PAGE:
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STYLE : GARDENS : Planting Ahead

September 29, 1991|ROBERT SMAUS

Flowers don't count for much in the personal gardens of many landscape architects, who often are more concerned with design. But Robert M. Fletcher liked flowers long before he began his career, and his Pacific Palisades garden is full of them.

He starts planting in fall, right about now, and in spring his garden explodes with orange and yellow flowers--not the pink and blue blooms he plants for many of his clients. "Orange is my favorite color," Fletcher explains. Though there are yellow daffodils and pansies, and orange wallflowers, various poppies predominate: Iceland poppies, California poppies, alpine poppies and perennial poppies, plus a few without so much as a common name. Because they do most of their growing during cooler months, the poppies need less care and watering than spring-planted flowers. A few well-chosen blues and purples--Canterbury bells, Dutch irises, nicotiana, petunias and violas--round out the garden.

In summer, Fletcher lets the garden go--"I take the summer off," he says--and enjoys tough perennials and small shrubs that need little attention even during the dry time of the year. Most are permanent fixtures such as lavender, cushion bush, curry plant and ornamental grasses grown for their striking foliage.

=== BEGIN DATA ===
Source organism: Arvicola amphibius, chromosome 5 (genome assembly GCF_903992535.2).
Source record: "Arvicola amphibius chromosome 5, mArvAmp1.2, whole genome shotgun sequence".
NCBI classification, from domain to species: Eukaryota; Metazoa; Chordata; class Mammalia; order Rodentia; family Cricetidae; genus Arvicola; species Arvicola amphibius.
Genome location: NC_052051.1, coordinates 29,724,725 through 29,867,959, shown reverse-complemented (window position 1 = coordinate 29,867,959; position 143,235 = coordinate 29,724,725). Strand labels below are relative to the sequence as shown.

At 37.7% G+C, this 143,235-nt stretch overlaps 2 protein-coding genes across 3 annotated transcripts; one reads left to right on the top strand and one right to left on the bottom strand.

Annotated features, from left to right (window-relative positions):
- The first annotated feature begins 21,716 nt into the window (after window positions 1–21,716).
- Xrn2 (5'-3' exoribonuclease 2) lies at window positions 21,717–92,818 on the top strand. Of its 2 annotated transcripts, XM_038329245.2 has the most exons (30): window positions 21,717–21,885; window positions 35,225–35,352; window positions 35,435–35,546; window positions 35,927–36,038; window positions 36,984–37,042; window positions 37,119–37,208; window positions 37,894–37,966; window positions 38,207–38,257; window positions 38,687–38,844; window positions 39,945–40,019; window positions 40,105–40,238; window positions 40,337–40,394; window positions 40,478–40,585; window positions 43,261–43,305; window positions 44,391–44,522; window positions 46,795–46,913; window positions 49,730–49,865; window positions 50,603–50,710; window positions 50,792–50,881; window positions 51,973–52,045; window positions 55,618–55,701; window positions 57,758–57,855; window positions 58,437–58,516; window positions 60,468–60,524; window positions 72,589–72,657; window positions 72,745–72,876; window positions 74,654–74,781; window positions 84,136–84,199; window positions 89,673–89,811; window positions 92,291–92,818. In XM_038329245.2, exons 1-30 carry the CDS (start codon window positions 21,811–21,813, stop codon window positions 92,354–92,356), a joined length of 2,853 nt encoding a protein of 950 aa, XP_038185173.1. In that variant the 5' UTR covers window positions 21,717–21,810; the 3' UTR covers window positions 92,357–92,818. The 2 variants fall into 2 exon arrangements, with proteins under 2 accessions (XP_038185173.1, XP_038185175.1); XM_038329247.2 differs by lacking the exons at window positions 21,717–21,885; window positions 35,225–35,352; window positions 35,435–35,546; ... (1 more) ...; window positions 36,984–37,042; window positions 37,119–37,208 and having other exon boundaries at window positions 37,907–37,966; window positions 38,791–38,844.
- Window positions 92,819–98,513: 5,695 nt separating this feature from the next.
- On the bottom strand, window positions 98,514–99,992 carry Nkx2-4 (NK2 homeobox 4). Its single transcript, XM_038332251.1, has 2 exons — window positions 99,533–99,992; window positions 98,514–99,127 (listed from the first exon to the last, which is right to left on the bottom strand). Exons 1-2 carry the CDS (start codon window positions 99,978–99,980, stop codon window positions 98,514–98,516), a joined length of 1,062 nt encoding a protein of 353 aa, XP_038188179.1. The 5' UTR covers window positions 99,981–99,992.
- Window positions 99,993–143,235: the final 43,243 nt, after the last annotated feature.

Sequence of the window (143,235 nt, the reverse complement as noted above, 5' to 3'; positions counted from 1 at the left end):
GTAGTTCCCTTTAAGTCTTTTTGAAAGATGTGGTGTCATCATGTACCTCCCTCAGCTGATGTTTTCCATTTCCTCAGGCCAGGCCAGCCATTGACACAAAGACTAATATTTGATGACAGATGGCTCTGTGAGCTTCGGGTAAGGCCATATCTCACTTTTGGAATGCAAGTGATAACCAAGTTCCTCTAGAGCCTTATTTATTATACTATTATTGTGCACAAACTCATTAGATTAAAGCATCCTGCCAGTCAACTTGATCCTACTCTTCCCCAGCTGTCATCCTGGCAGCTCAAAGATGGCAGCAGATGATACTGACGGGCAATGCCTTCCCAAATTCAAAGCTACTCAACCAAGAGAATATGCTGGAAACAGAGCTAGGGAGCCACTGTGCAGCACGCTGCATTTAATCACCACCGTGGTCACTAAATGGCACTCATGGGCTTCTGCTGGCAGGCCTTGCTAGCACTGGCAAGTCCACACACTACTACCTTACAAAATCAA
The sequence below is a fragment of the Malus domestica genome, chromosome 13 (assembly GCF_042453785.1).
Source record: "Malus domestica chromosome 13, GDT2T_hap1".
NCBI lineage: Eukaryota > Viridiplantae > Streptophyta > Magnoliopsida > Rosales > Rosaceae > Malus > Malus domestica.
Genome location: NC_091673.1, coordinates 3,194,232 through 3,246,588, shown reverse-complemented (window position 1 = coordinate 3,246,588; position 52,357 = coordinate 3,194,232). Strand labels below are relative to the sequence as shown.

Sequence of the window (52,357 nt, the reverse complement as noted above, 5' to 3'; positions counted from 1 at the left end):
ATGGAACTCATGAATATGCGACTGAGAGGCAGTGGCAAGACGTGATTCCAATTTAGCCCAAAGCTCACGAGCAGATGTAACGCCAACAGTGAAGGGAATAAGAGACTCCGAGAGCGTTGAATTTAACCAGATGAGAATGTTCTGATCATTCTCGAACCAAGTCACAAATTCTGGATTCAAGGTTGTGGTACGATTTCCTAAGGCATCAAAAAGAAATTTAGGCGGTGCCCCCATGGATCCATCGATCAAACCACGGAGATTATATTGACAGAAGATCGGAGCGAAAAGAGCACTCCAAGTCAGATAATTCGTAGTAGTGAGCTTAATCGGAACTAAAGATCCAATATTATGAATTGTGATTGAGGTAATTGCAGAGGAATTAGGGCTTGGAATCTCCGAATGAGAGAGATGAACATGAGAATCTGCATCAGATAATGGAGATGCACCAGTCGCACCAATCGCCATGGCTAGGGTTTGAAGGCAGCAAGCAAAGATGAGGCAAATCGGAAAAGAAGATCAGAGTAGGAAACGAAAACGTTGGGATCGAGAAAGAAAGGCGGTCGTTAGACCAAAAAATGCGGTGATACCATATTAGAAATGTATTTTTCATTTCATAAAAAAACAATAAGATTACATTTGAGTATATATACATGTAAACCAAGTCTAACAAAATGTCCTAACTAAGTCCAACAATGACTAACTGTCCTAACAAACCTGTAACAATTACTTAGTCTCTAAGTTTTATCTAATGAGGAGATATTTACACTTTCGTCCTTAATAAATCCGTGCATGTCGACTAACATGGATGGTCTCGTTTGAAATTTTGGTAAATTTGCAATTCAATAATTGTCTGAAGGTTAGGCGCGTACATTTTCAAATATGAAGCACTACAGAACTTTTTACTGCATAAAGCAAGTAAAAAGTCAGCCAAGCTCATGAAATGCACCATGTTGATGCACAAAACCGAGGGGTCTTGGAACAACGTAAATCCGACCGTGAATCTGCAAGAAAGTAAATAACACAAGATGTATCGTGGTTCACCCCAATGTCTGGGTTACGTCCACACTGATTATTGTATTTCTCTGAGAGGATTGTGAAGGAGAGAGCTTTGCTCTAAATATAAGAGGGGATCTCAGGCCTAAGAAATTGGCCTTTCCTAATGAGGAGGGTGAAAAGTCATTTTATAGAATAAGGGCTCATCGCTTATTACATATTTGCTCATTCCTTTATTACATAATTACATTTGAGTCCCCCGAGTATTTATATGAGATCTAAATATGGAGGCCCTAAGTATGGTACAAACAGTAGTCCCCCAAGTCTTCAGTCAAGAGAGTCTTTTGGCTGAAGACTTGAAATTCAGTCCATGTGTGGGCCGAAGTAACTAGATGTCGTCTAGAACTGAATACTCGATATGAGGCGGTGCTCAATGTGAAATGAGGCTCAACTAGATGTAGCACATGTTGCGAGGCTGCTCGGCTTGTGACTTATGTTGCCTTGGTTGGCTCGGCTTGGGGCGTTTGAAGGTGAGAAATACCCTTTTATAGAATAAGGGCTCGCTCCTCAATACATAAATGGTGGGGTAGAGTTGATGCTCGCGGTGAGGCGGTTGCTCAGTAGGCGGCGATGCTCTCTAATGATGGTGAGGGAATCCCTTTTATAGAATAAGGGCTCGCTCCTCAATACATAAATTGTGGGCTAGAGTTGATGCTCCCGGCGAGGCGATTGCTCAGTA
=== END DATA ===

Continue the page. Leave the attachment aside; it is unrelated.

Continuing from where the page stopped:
The garden is kept private by a clever combination of trees, shrubs and vines that make a dense but very narrow and visually exciting barrier. This "roller coaster hedge," as Fletcher calls it, is only 3 feet wide and features an undulating upright rosemary (often sold as 'Tuscan Blue') and the columnar evergreen \o7 Podocarpus gracilior. \f7 Climbing the podocarpus are two orange-flowered vines, 'Orange King' bougainvillea and \o7 Tecomaria capensis\f7 . And standing out from the green foliage are the smooth, white trunks of lemon-scented gums \o7 (Eucalyptus citriodora\f7 ).

Not all of the interest in this garden comes from the plants, however. Fletcher is a collector of unusual garden ornaments, so this garden would be eye-catching even if nothing bloomed. But with a little work each fall, it turns bright yellow and orange each spring, bright enough perhaps to put these two colors back on his clients' garden palette.

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